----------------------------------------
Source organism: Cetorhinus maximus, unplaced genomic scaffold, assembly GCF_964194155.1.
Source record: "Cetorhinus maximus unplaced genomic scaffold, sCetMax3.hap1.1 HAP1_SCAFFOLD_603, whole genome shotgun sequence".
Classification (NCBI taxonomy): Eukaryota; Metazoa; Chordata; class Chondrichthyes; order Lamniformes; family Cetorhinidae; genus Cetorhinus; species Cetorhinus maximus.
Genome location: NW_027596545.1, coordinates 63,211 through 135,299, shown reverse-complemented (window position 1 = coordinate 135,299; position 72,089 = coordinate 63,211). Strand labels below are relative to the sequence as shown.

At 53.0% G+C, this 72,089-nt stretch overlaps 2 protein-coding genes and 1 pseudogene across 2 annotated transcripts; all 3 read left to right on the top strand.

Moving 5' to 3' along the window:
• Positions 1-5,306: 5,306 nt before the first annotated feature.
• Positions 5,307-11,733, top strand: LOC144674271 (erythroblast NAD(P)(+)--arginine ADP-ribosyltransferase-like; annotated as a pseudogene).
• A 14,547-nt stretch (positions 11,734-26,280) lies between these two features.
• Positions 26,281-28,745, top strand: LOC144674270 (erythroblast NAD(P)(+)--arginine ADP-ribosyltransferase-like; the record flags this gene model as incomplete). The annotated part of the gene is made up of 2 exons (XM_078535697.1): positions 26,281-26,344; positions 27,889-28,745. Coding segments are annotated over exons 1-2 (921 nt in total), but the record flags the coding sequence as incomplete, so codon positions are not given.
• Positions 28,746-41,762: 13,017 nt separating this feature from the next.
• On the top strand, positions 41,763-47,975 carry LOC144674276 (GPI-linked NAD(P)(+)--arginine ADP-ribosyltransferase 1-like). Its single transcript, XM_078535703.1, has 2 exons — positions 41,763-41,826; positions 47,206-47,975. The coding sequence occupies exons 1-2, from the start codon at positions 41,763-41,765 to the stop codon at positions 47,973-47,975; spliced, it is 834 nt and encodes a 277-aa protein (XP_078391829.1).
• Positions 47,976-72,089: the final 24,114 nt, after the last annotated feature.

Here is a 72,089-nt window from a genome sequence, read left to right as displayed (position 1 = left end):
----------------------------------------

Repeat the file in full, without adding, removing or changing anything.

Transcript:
Source organism: Cetorhinus maximus, unplaced genomic scaffold, assembly GCF_964194155.1.
Source record: "Cetorhinus maximus unplaced genomic scaffold, sCetMax3.hap1.1 HAP1_SCAFFOLD_603, whole genome shotgun sequence".
Classification (NCBI taxonomy): Eukaryota; Metazoa; Chordata; class Chondrichthyes; order Lamniformes; family Cetorhinidae; genus Cetorhinus; species Cetorhinus maximus.
Genome location: NW_027596545.1, coordinates 63,211 through 135,299, shown reverse-complemented (window position 1 = coordinate 135,299; position 72,089 = coordinate 63,211). Strand labels below are relative to the sequence as shown.

At 53.0% G+C, this 72,089-nt stretch overlaps 2 protein-coding genes and 1 pseudogene across 2 annotated transcripts; all 3 read left to right on the top strand.

Moving 5' to 3' along the window:
• Positions 1-5,306: 5,306 nt before the first annotated feature.
• Positions 5,307-11,733, top strand: LOC144674271 (erythroblast NAD(P)(+)--arginine ADP-ribosyltransferase-like; annotated as a pseudogene).
• A 14,547-nt stretch (positions 11,734-26,280) lies between these two features.
• Positions 26,281-28,745, top strand: LOC144674270 (erythroblast NAD(P)(+)--arginine ADP-ribosyltransferase-like; the record flags this gene model as incomplete). The annotated part of the gene is made up of 2 exons (XM_078535697.1): positions 26,281-26,344; positions 27,889-28,745. Coding segments are annotated over exons 1-2 (921 nt in total), but the record flags the coding sequence as incomplete, so codon positions are not given.
• Positions 28,746-41,762: 13,017 nt separating this feature from the next.
• On the top strand, positions 41,763-47,975 carry LOC144674276 (GPI-linked NAD(P)(+)--arginine ADP-ribosyltransferase 1-like). Its single transcript, XM_078535703.1, has 2 exons — positions 41,763-41,826; positions 47,206-47,975. The coding sequence occupies exons 1-2, from the start codon at positions 41,763-41,765 to the stop codon at positions 47,973-47,975; spliced, it is 834 nt and encodes a 277-aa protein (XP_078391829.1).
• Positions 47,976-72,089: the final 24,114 nt, after the last annotated feature.

Here is a 72,089-nt window from a genome sequence, read left to right as displayed (position 1 = left end):